Comparison of canola varieties with delayed direct harvest at Gibson 2013 trial report

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Trial Details


Esperance Downs Research Station (EDRS) – Gibson, Paddock N14

Agzone 6

Growing Season rainfall (GSR, A-O) = 314mm, GSR + stored water (estimate) = 324mm.  Thunderstorm dropped 44mm of rain in one day with associated strong winds on 14 November – three days prior to the second harvest.

Soil type

Fleming sand/duplex (1.4% organic carbon)

Paddock rotation

Wheat 2013, sub clover based pasture 2012, sub clover based pasture 2011

Sowing date

14 May


400kg/ha of gypsum (17% Ca, 14% S) topdressed over whole site before seeding, 102kg/ha of Agras No.1 at seeding (16%N, 9.1%P, 14.3%S, 0.06% Zn), 120kg/ha of Muriate of Potash and topdressed over whole site four weeks after seeding, 103kg/ha of urea (46% N) topdressed over whole site on 10 July; 1L/ha of Twin Zinc (70% Zn) 4 July; and 1L/ha Mantrac (50% Mn) 9 July; 70L/ha of UAN (32%N) 4 August.

Treatment details

12 treatments:

Four cultivars - IH51 RR, IH30 RR, Hyola 404RR and ATR Stingray

Three harvest times - on time, two weeks later and four weeks later

Split plot design – main plots: times of harvest, sub-plots: varieties

Four replicates


Figure 1      Losses (% of total yield) over time of four canola varieties at Gibson in 2014 (14ED11)


The Bayer podguard variety IH51 RR had lower losses at harvest than other varieties, averaging 3% losses at the latest harvest date compared to 10-14% for the other varieties. Most of the losses of all varieties occurred at harvest. Despite strong winds and rain prior to the second harvest, shedding before harvest was lower than expected, of the order of 15-70kg/ha (17-29% of total losses) with the majority of losses at harvest (approximately 70-400kg/ha). Interestingly the podguard variety did not shed seed out of the pod, but any losses prior to harvest were due to the occasional pod dropping off the plant.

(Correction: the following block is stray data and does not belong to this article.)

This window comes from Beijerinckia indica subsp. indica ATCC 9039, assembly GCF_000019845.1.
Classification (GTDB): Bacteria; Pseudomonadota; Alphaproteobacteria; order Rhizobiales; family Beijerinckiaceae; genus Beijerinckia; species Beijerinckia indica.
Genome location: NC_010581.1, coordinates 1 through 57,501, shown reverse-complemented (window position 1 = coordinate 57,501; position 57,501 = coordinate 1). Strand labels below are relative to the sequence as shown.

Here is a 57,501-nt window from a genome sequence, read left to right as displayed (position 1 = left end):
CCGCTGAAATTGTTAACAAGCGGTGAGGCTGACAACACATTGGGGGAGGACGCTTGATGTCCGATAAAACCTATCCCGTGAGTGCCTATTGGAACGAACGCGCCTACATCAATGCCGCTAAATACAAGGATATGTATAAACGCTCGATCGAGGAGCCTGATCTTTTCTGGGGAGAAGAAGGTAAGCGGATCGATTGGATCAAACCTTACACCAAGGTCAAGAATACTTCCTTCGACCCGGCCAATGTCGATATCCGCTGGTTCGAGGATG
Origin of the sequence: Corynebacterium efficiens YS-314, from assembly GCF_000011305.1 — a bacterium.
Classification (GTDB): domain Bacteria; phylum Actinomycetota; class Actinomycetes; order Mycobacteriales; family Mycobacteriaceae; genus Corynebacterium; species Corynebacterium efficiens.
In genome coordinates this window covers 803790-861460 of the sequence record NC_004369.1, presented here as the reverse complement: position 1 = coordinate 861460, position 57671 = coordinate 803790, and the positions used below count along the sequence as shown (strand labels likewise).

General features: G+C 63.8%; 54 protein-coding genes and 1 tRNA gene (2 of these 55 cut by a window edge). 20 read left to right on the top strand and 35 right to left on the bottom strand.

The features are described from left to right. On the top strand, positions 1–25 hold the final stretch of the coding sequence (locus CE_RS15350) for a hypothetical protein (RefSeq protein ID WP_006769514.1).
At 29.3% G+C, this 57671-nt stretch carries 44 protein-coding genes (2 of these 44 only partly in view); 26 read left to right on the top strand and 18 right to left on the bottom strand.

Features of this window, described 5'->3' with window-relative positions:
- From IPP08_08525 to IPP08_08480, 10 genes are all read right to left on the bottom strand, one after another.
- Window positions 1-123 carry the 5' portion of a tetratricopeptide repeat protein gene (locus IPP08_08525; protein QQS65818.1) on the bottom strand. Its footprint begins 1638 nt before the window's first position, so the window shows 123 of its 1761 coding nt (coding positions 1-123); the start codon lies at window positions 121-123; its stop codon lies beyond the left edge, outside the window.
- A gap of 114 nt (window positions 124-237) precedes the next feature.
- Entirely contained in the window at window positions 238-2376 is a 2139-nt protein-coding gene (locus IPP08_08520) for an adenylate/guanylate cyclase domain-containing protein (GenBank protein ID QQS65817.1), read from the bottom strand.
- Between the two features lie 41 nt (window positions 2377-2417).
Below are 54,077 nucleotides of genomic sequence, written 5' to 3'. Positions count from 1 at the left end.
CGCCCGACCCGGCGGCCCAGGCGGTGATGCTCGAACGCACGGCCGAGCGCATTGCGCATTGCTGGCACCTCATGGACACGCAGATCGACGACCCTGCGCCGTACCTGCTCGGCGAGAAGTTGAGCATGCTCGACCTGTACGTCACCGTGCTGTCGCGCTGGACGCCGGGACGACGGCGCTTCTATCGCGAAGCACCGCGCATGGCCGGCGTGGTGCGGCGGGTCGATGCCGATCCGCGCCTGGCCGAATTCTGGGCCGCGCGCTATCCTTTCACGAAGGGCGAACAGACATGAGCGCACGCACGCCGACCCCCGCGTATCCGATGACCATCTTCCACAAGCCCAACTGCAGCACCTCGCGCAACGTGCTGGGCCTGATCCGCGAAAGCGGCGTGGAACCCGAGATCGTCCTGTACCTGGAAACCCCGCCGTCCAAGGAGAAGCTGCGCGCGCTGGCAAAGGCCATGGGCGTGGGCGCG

The losses at harvest using the Department of Agriculture and Food, Western Australia (DAFWA) small plot harvester are likely to be larger than wider commercial machines (usually less than 150kg/ha). The reasons for this being we were going slow (3km/hr) to enable us to stop at the end of the plots, which resulted in the crop building up at the knife and the reel was consequently spending an appreciable amount of time beating the crop before it moved into the broad elevator. When our DAFWA harvester is moving more quickly this build-up is reduced. Nevertheless this trial showed the concept of the podguard trait does result in lower total losses.

However the variety IH51RR appears to be inherently lower yielding and lower oil producing than most other canola varieties. Consequently even with higher losses in other RR cultivars IH30RR and Hyola 404RR produced similar yields (approximately 2.8t/ha) and higher oil (46% compared to 43% for IH51RR). Therefore it would be interesting to see this non-GM trait in a better genetic background.


This trial is one of a series conducted throughout WA as part of the DAFWA and Grains Research and Development Corporation co-funded project 'Tactical Break Crop Agronomy in Western Australia' (DAW00277). Thanks to the Chris Matthews for excellent trial management. Pam Burgess (DAFWA Esperance) provided technical assistance to ensure all measurements occurred in a timely and accurate fashion.

Trial code: 14ED11

Contact information

Mark Seymour
+61 (0)8 9083 1143

Comparison of canola varieties with delayed direct harvest at Gibson 2013 trial report


Mark Seymour